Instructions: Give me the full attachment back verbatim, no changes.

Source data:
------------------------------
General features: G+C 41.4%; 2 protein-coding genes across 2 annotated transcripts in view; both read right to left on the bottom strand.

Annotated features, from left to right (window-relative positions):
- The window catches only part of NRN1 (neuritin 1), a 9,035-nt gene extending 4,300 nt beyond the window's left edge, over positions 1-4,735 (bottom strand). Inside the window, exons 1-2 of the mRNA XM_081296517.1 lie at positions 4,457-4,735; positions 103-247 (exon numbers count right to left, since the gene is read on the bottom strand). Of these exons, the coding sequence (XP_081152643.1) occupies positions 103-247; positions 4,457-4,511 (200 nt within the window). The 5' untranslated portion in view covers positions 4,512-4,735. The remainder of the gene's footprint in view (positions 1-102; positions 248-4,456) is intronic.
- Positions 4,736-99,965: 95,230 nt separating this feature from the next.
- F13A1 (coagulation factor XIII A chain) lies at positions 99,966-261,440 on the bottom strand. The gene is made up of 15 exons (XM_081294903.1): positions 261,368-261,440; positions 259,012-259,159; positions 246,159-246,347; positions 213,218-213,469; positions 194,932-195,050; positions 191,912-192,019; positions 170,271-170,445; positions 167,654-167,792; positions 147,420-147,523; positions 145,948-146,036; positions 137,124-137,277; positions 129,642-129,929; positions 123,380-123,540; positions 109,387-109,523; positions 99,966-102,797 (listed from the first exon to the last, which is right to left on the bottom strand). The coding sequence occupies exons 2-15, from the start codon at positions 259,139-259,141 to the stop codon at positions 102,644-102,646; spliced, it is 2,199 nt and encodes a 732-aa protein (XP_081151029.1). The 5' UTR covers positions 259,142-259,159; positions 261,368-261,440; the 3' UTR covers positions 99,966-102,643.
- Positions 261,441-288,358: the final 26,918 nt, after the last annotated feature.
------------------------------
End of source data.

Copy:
General features: G+C 41.4%; 2 protein-coding genes across 2 annotated transcripts in view; both read right to left on the bottom strand.

Annotated features, from left to right (window-relative positions):
- The window catches only part of NRN1 (neuritin 1), a 9,035-nt gene extending 4,300 nt beyond the window's left edge, over positions 1-4,735 (bottom strand). Inside the window, exons 1-2 of the mRNA XM_081296517.1 lie at positions 4,457-4,735; positions 103-247 (exon numbers count right to left, since the gene is read on the bottom strand). Of these exons, the coding sequence (XP_081152643.1) occupies positions 103-247; positions 4,457-4,511 (200 nt within the window). The 5' untranslated portion in view covers positions 4,512-4,735. The remainder of the gene's footprint in view (positions 1-102; positions 248-4,456) is intronic.
- Positions 4,736-99,965: 95,230 nt separating this feature from the next.
- F13A1 (coagulation factor XIII A chain) lies at positions 99,966-261,440 on the bottom strand. The gene is made up of 15 exons (XM_081294903.1): positions 261,368-261,440; positions 259,012-259,159; positions 246,159-246,347; positions 213,218-213,469; positions 194,932-195,050; positions 191,912-192,019; positions 170,271-170,445; positions 167,654-167,792; positions 147,420-147,523; positions 145,948-146,036; positions 137,124-137,277; positions 129,642-129,929; positions 123,380-123,540; positions 109,387-109,523; positions 99,966-102,797 (listed from the first exon to the last, which is right to left on the bottom strand). The coding sequence occupies exons 2-15, from the start codon at positions 259,139-259,141 to the stop codon at positions 102,644-102,646; spliced, it is 2,199 nt and encodes a 732-aa protein (XP_081151029.1). The 5' UTR covers positions 259,142-259,159; positions 261,368-261,440; the 3' UTR covers positions 99,966-102,643.
- Positions 261,441-288,358: the final 26,918 nt, after the last annotated feature.